Europe gets first location fix from Galileo

Europe gets first location fix from Galileo

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France: Europe’s new age of satellite navigation has passed a historic milestone – the very first determination of a ground location using the four Galileo satellites currently in orbit together with their ground facilities.

This fundamental step confirms the Galileo system works as planned.

A minimum of four satellites is required to make a position fix in three dimensions. The first two were launched in October 2011, with two more following a year on.

“Once testing of the latest two satellites was complete, in recent weeks our effort focused on the generation of navigation messages and their dissemination to receivers on the ground,” explained Marco Falcone, ESA’s Galileo System Manager.

This first position fix of longitude, latitude and altitude took place at the Navigation Laboratory at ESA’s technical heart ESTEC, in Noordwijk, the Netherlands on the morning of 12 March, with an accuracy between 10 and 15 metres – which is expected taking into account the limited infrastructure deployed so far.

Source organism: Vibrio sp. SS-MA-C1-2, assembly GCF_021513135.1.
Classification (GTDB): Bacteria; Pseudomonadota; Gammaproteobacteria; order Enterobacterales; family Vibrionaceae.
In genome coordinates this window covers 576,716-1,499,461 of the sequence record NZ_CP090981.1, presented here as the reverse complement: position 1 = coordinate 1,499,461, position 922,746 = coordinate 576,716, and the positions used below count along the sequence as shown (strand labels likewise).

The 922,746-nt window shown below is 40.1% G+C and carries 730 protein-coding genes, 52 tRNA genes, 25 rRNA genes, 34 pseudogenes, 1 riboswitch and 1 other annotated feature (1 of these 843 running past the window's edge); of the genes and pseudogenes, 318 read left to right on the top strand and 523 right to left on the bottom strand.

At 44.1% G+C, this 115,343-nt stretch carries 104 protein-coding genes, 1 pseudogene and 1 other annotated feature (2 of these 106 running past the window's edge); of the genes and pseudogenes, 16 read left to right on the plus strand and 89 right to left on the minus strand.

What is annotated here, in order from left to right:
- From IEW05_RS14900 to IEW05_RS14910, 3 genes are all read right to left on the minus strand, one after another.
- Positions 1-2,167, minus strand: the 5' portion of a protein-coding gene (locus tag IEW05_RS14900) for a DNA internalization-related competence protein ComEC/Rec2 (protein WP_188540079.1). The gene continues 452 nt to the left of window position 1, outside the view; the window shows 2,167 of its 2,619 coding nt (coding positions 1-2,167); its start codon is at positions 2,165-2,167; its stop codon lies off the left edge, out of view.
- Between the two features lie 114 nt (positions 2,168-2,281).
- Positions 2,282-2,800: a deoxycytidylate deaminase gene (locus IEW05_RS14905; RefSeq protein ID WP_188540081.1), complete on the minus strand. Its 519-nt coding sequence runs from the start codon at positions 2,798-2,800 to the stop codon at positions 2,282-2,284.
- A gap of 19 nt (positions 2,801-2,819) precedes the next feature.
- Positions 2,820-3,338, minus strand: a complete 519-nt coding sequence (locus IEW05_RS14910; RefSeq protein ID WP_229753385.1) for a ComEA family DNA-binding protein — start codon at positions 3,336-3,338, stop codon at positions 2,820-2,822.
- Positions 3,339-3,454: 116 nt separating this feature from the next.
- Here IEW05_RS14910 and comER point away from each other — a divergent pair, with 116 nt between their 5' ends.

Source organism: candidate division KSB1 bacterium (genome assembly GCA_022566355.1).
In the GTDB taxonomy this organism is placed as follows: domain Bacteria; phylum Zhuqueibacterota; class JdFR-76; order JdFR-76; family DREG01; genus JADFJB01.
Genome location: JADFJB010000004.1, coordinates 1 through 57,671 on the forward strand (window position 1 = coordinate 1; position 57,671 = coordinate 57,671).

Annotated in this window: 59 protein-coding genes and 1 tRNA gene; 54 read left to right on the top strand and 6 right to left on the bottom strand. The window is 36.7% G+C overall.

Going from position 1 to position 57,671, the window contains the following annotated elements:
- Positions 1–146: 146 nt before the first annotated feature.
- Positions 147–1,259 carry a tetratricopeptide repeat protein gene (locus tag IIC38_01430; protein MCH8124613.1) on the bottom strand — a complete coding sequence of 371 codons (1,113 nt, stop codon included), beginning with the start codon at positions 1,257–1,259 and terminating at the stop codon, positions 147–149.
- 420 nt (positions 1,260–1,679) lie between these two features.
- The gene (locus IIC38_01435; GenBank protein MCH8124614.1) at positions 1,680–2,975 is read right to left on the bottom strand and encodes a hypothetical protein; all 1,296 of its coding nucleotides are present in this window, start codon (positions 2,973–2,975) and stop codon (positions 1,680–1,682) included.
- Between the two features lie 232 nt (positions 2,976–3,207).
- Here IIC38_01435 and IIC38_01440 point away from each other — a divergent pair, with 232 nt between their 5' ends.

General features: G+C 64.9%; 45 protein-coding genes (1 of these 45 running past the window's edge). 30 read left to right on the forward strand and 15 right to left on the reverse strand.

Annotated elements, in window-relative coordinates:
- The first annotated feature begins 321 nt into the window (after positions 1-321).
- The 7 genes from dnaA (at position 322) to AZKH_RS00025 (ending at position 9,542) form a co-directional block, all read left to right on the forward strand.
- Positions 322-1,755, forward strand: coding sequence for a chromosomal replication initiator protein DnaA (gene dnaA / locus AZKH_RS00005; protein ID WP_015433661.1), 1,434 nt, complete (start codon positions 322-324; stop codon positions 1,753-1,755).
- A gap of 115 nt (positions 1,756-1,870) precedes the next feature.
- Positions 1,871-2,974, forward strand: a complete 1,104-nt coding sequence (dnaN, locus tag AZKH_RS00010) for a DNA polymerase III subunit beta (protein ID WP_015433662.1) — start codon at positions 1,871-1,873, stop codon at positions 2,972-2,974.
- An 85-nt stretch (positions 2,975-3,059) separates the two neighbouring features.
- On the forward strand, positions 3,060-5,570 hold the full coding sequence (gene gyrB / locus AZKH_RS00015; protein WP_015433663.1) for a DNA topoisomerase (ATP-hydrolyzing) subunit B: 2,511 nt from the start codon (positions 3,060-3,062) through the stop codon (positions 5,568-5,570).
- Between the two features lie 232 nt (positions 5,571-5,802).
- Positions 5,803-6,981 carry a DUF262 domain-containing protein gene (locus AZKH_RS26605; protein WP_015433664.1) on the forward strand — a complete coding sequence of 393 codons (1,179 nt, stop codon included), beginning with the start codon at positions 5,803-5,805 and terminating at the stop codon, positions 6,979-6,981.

This fix relies on an entirely new European infrastructure, from the satellites in space to the two control centres in Italy and Germany linked to a global network of ground stations on European territory.

“The test of today has a dual significance: historical and technical,” notes Javier Benedicto, ESA’s Galileo Project Manager.

“From the historical perspective, this is the first time ever that Europe has been able to determine a position on the ground using only its own independent navigation system, Galileo.

“From the technical perspective, generation of the Galileo navigation messages is an essential step for beginning the full validation activities, before starting the full deployment of the system by the end of this year.”

With only four satellites for the time being, the present Galileo constellation is visible at the same time for a maximum two to three hours daily. This frequency will increase as more satellites join them, along with extra ground stations coming online, for Galileo’s early services to start at the end of 2014.

Source: ESA